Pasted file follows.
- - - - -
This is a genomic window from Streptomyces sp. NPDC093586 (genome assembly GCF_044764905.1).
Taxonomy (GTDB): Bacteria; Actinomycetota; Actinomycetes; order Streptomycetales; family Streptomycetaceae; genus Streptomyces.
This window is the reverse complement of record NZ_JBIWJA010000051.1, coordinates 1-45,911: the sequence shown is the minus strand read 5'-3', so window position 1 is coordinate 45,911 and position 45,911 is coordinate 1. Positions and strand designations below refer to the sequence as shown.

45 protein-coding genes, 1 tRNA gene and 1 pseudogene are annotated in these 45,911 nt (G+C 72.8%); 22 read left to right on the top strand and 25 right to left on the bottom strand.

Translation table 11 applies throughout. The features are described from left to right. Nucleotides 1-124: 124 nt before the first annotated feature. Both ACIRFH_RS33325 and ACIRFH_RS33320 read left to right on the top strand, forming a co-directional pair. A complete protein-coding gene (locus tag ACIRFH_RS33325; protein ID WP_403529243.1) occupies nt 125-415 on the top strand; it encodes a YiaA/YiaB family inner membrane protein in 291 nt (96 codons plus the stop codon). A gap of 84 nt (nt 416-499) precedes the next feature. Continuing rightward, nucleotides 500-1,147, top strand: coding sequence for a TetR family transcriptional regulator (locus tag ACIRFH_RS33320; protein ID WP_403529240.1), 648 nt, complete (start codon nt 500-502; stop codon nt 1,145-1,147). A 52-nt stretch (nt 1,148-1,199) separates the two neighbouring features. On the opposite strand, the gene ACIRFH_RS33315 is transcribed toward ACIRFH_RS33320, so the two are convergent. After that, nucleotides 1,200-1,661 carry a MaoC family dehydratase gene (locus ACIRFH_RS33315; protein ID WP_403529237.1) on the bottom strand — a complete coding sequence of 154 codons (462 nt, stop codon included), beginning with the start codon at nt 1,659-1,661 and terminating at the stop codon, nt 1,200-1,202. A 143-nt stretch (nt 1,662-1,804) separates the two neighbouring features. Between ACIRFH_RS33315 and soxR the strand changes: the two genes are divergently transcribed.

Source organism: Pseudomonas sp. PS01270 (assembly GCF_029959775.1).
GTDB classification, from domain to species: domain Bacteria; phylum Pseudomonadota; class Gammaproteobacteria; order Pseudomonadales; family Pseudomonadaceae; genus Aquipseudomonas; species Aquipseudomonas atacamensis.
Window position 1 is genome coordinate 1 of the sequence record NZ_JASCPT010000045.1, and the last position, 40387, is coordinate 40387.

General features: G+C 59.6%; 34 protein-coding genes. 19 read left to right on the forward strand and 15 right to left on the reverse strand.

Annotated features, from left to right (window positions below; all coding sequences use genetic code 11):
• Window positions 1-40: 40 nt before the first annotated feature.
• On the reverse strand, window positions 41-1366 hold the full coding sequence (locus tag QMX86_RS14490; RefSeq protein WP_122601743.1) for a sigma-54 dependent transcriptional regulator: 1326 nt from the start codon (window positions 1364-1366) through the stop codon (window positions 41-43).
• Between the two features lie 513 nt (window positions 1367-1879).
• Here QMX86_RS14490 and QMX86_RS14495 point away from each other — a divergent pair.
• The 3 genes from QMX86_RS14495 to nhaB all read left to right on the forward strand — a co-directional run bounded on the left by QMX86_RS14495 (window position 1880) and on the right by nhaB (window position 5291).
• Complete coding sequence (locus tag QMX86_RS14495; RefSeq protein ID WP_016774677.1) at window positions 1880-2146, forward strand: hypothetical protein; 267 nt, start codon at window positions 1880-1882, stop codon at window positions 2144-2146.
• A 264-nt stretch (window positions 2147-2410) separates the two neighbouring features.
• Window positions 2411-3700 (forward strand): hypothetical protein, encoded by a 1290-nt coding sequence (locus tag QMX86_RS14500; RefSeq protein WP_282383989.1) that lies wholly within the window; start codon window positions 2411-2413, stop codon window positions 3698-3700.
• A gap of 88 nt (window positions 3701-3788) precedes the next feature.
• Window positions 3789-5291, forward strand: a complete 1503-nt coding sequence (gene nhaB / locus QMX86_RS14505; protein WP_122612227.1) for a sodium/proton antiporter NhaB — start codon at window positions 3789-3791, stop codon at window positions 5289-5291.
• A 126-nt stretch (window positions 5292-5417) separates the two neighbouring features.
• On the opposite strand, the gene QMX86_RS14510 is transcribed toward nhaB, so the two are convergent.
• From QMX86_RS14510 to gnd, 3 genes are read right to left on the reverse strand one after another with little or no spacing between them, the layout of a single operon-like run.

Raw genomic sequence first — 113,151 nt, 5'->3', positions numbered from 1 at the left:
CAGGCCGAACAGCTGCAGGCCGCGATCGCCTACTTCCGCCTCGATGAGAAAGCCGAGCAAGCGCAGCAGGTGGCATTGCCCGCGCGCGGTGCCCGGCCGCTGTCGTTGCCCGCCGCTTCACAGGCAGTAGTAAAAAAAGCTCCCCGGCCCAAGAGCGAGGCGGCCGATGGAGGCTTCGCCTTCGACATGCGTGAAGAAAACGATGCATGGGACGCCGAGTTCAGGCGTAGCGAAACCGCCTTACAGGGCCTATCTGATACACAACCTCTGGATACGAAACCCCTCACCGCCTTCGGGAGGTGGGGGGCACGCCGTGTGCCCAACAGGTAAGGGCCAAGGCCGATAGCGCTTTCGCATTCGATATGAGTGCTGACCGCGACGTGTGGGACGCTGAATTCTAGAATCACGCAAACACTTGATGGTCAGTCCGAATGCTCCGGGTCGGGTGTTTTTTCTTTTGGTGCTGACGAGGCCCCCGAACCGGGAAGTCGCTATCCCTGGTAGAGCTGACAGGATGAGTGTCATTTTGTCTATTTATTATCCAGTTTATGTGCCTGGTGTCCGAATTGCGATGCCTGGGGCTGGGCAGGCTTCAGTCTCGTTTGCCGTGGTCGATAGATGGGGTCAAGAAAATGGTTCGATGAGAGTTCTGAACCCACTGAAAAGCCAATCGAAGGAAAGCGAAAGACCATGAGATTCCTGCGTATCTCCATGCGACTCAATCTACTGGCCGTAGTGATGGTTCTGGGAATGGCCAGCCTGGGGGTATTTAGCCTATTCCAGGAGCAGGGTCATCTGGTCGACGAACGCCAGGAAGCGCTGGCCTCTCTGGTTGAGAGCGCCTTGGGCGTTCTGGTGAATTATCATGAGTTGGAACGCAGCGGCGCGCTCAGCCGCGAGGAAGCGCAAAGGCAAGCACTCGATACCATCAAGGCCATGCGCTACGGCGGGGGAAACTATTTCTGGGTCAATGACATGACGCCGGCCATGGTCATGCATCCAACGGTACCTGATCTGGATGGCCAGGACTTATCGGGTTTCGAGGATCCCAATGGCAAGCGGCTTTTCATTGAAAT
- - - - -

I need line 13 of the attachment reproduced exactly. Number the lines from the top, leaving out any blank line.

• Between the two features lie 513 nt (window positions 1367-1879).